Motivate...or move on?

Sometimes, winners do quit.

If you're toying with giving up on a goal—anything from training for a 300-mile bicycle race or completing yoga instructor training—it's easy to assume a lack of willpower and discipline is to blame. But it can actually be as simple as the goal not being a good fit, something you can't learn unless you set out to achieve it. Since there's such a premium placed on not giving up, we don't talk much about distinguishing between when you should power through versus when to move on.

It comes down to three things:

  • It makes you unhappy. Let’s say you decided you want to run a marathon, but you start training for it and realize you absolutely hate running long distances and have no time to do anything else in your life that brings you joy. “This is a prime example of clinging to a goal when you don’t have to,” says Dorie Clark, author of Reinventing You and adjunct professor at Duke University’s Fuqua School of Business in Durham, N.C. “Who really cares if you run a marathon or not? There are other ways to be healthy and challenge your fitness levels that won’t make you unhappy, so change tactics.”
  • You aren’t making progress. “When you set a big goal, you likely set some smaller goals to hit along the way,” says Clark. “If you aren’t checking off any of those smaller stepping stones, that might be a red flag that the goal isn’t right for you. You could persist if you’re enjoying it, but if it all feels like a huge slog, evaluate things.”
  • Your life has changed. Sometimes the thing that seemed like a good goal at one point in your life isn’t right for you anymore. “A goal isn’t a one-time declaration—you need to regularly evaluate things and see if the plan is still working with your life,” says Michelle Segar, Ph.D., author of No Sweat: How the Simple Science of Motivation Can Bring You a Lifetime of Fitness. “Timing is key—ask yourself if now is the right time to try to achieve that goal. If the answer is no, it might not be the right thing to attempt right now.”

That sounds easy enough, but it can get confusing when you aren’t sure if it’s the goal that’s at fault or just a simple lack of willpower. “Goals should feel hard, so ask yourself if it feels impossible because you’re doing all you can and it’s not working or if it feels impossible because you are letting yourself use excuses,” says Joey Thurman, a Chicago-based trainer and author of 365 Health and Fitness Hacks That Can Save Your Life. “Write down every step you’ve taken towards your goal. If you look at the list and see you’ve done everything in your power and still aren’t getting where you want to get, that’s when it’s time to focus on the goal itself.”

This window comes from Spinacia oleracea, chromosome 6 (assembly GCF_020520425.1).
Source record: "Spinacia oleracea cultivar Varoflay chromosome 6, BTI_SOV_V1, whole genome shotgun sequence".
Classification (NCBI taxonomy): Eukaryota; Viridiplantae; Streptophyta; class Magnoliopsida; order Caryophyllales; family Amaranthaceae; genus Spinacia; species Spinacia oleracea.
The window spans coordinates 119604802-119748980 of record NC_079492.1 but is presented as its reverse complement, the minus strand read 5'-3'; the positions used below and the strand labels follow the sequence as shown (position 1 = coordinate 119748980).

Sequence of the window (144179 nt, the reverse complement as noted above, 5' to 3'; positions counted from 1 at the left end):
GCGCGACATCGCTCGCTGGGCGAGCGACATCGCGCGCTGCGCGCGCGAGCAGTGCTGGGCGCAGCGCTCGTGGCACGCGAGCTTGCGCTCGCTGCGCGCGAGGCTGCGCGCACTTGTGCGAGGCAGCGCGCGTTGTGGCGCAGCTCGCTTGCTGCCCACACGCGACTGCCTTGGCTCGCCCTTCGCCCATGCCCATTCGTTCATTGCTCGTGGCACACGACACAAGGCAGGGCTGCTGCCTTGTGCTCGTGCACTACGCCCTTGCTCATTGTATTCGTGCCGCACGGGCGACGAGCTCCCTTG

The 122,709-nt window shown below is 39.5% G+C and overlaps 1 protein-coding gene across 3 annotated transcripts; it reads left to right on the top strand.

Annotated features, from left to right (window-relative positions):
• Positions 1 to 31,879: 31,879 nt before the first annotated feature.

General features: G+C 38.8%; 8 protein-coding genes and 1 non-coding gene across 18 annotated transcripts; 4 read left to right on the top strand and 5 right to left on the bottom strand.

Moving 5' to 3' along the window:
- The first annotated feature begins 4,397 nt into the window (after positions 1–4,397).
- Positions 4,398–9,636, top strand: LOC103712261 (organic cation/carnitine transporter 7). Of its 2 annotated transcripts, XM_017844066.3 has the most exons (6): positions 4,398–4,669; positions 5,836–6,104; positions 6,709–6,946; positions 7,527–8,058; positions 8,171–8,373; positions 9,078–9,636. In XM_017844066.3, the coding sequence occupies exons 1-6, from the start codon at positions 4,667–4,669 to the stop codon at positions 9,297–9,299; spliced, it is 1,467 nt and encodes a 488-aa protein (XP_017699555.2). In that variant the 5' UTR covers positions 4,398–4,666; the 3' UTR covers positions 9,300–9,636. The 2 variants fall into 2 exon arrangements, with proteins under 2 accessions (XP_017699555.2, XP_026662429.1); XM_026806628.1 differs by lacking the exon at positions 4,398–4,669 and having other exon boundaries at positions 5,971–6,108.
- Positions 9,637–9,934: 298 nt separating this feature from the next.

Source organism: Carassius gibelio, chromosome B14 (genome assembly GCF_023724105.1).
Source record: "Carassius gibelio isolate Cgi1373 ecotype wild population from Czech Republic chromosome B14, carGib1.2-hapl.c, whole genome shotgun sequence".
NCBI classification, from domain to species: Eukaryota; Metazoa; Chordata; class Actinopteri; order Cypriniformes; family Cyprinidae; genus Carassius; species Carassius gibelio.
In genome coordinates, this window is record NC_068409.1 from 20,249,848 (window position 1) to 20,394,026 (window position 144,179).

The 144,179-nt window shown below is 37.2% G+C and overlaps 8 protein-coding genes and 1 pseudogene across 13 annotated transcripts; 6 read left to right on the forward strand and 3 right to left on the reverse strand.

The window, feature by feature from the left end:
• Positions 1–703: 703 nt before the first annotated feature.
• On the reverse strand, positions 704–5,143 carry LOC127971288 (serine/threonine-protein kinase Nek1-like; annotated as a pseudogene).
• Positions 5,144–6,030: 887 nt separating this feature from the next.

However, it can feel socially unacceptable to put the kibosh on a goal. “Our culture prizes the value of persistence,” says Clark. “And a lot of what we do, even as adults, is about winning approval and admiration from other people. There’s a powerful glowing feeling that happens when friends are amazed that you’re going to climb every Fourteener in Colorado—it’s intoxicating. To give that up and explain to people you aren’t actually going to do it is embarrassing and makes you feel like you’re letting people down.”

Powering through for the sake of your reputation is just further proof that your goals have gone astray and it's time to recalibrate. The good news is that any time you give up on one goal, you’re learning something about yourself, which will inform how you set your next goal. “In the military there’s a concept called after-action review, which is a pow-wow after a mission to look at what went right and wrong,” says Clark. “If you treat an unreached goal as a learning opportunity, there’s a lot of valuable data in there that can shape your actions in the future.”